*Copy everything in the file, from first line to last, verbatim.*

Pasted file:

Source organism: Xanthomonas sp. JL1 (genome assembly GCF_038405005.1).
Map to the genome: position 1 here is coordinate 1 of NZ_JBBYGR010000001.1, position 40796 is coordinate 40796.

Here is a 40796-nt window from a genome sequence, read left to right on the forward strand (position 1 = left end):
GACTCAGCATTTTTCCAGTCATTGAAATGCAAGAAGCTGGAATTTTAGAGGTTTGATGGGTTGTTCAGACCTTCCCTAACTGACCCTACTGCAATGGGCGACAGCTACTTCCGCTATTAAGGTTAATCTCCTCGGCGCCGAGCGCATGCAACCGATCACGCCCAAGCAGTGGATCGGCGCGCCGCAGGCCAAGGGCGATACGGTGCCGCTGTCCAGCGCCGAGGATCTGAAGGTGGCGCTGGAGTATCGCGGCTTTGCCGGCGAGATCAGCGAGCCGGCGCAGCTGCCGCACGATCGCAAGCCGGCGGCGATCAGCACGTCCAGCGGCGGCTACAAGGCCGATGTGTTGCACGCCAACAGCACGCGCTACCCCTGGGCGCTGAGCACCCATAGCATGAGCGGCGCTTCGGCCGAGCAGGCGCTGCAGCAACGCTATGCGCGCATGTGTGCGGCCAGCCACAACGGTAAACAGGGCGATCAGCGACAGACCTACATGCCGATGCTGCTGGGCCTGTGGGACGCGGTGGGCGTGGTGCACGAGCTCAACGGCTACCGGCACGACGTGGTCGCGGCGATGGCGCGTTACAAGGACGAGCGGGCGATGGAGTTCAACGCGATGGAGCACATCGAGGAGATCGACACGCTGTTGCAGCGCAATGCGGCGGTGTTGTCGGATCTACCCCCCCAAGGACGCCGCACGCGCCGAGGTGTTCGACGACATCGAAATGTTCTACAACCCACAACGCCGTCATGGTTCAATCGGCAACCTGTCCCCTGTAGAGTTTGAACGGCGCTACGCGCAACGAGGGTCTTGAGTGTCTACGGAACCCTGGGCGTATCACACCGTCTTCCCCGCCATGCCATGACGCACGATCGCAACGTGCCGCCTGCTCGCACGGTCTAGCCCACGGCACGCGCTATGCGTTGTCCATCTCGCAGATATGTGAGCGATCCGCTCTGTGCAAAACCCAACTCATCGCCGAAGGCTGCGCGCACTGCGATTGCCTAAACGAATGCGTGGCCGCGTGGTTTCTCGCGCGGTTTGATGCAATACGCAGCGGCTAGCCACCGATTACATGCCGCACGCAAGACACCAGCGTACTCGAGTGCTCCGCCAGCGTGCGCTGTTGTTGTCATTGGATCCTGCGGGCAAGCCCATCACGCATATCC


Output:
Source organism: Xanthomonas sp. JL1 (genome assembly GCF_038405005.1).
Map to the genome: position 1 here is coordinate 1 of NZ_JBBYGR010000001.1, position 40796 is coordinate 40796.

Here is a 40796-nt window from a genome sequence, read left to right on the forward strand (position 1 = left end):
GACTCAGCATTTTTCCAGTCATTGAAATGCAAGAAGCTGGAATTTTAGAGGTTTGATGGGTTGTTCAGACCTTCCCTAACTGACCCTACTGCAATGGGCGACAGCTACTTCCGCTATTAAGGTTAATCTCCTCGGCGCCGAGCGCATGCAACCGATCACGCCCAAGCAGTGGATCGGCGCGCCGCAGGCCAAGGGCGATACGGTGCCGCTGTCCAGCGCCGAGGATCTGAAGGTGGCGCTGGAGTATCGCGGCTTTGCCGGCGAGATCAGCGAGCCGGCGCAGCTGCCGCACGATCGCAAGCCGGCGGCGATCAGCACGTCCAGCGGCGGCTACAAGGCCGATGTGTTGCACGCCAACAGCACGCGCTACCCCTGGGCGCTGAGCACCCATAGCATGAGCGGCGCTTCGGCCGAGCAGGCGCTGCAGCAACGCTATGCGCGCATGTGTGCGGCCAGCCACAACGGTAAACAGGGCGATCAGCGACAGACCTACATGCCGATGCTGCTGGGCCTGTGGGACGCGGTGGGCGTGGTGCACGAGCTCAACGGCTACCGGCACGACGTGGTCGCGGCGATGGCGCGTTACAAGGACGAGCGGGCGATGGAGTTCAACGCGATGGAGCACATCGAGGAGATCGACACGCTGTTGCAGCGCAATGCGGCGGTGTTGTCGGATCTACCCCCCCAAGGACGCCGCACGCGCCGAGGTGTTCGACGACATCGAAATGTTCTACAACCCACAACGCCGTCATGGTTCAATCGGCAACCTGTCCCCTGTAGAGTTTGAACGGCGCTACGCGCAACGAGGGTCTTGAGTGTCTACGGAACCCTGGGCGTATCACACCGTCTTCCCCGCCATGCCATGACGCACGATCGCAACGTGCCGCCTGCTCGCACGGTCTAGCCCACGGCACGCGCTATGCGTTGTCCATCTCGCAGATATGTGAGCGATCCGCTCTGTGCAAAACCCAACTCATCGCCGAAGGCTGCGCGCACTGCGATTGCCTAAACGAATGCGTGGCCGCGTGGTTTCTCGCGCGGTTTGATGCAATACGCAGCGGCTAGCCACCGATTACATGCCGCACGCAAGACACCAGCGTACTCGAGTGCTCCGCCAGCGTGCGCTGTTGTTGTCATTGGATCCTGCGGGCAAGCCCATCACGCATATCC